[Today: The Archduke of grunge…]
The 1914 assassination of Archduke Franz Ferdinand Karl Ludwig Joseph, heir to the Austrian throne, was a seemingly minor event that ended up leading to World War I. Mother Love Bone singer Andrew Wood was rock-n-roll’s version of Archduke Ferdinand. His heroin overdose on March 19th, 1990 didn’t cause even a slight ripple in the national music press, but it was the singular event that led to the popular explosion of grunge.
Wood’s roommate was Soundgarden lead singer Chris Cornell, who began writing songs dedicated to his deceased friend as part of his grieving process. When he began recording those songs, he recruited ex-Mother Love Bone guitarists Jeff Ament and Stone Gossard to play with him, along with a singer and guitarist – Eddie Vedder and Mike McCready – that Ament and Gossard had started playing with in the wake of Wood’s death. Cornell also included Soundgarden drummer Matt Cameron, who currently sits behind the kit for Pearl Jam, the group that Ament, Gossard, McCready and Vedder formed shortly after they played on Temple Of The Dog.
Vedder’s husky voice and daring stage antics helped bring grunge to an international audience, and it’s impossible to see the Seattle scene going nuclear without his presence. But if Andrew Wood hadn’t died in the spring of 1990, Ament and Gossard wouldn’t have been looking for a new lead singer, and Eddie Vedder might still be catching waves on his surf board in San Diego and working at the local Kinko’s. By all accounts Wood was a magnetic lead singer and engaging live performer, but Mother Love Bone’s version of hard rock leaned towards the hair metal of the 80’s, with a heaping helping of Glam Rock thrown in for good measure. In other words, it sounded little like the punchy, intense music that came to be known as grunge, and an awful lot like the 80’s hair metal that grunge was constantly contrasted with.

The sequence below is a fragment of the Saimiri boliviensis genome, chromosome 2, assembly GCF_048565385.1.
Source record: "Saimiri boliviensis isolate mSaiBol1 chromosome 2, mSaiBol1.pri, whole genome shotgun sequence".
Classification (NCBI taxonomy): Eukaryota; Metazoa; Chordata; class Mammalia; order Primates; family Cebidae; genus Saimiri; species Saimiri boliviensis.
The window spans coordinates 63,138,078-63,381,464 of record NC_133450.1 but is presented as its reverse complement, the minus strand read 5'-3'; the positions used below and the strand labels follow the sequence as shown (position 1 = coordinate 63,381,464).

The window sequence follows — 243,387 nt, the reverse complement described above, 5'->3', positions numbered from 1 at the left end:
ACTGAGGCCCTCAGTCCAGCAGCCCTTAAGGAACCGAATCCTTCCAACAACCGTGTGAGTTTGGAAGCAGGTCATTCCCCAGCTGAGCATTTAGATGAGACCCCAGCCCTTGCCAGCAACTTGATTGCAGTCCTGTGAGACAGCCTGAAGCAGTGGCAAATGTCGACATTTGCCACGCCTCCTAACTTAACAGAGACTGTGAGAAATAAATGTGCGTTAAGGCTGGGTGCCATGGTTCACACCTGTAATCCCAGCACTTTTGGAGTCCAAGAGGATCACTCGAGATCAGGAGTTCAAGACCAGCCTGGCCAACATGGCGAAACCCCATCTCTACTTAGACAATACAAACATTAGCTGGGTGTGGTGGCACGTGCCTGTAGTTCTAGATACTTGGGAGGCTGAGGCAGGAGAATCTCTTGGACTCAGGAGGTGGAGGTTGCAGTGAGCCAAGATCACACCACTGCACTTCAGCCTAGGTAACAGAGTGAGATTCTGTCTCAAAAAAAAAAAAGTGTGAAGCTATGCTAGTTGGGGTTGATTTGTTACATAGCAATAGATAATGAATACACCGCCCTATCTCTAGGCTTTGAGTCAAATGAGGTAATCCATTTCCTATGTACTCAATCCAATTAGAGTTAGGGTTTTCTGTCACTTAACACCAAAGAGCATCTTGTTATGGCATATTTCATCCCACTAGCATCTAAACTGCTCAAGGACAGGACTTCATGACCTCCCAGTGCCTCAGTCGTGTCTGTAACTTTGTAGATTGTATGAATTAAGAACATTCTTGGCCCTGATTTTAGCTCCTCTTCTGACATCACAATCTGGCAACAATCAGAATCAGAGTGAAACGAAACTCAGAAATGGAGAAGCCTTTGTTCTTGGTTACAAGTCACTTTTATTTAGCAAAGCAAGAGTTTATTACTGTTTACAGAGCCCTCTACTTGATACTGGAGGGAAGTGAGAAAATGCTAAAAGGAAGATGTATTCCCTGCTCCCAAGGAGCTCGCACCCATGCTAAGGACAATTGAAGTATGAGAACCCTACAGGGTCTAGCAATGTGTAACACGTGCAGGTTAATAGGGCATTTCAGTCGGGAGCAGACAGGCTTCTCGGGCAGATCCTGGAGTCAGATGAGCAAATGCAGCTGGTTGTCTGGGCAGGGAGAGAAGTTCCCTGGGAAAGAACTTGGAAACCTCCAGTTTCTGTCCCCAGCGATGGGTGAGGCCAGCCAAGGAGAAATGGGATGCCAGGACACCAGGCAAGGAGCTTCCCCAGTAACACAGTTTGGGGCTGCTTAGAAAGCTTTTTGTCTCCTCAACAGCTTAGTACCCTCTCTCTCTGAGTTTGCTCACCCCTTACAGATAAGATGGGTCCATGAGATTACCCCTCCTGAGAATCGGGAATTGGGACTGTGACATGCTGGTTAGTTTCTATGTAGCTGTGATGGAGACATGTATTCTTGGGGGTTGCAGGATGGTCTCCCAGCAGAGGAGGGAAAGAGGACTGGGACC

Temple Of The Dog however, was a harbinger of what was coming from Seattle. It preceded Nirvana’s Nevermind, Pearl Jam’s Ten, and Soundgarden’s Badmotorfinger, and its best moments – including ‘Reach Down’ and ‘Pushin’ Forward Back’ – are as good as anything from those more celebrated albums. Cornell’s grief is painted all over lines like “I never wanted to write these words down for you/With the pages of phrases of the things we’ll never do” and it’s impossible to miss the sadness and sense of loss that comes from this album’s foundation in death. But if you listen close, you can hear the birth of something big as well.
Listen: Crown Of Thorns [Mother Love Bone]
Listen: Pushin’ Forward Back [Temple Of The Dog]
Listen: Stardog Champion [Mother Love Bone]
Listen: Reach Down [Temple Of The Dog]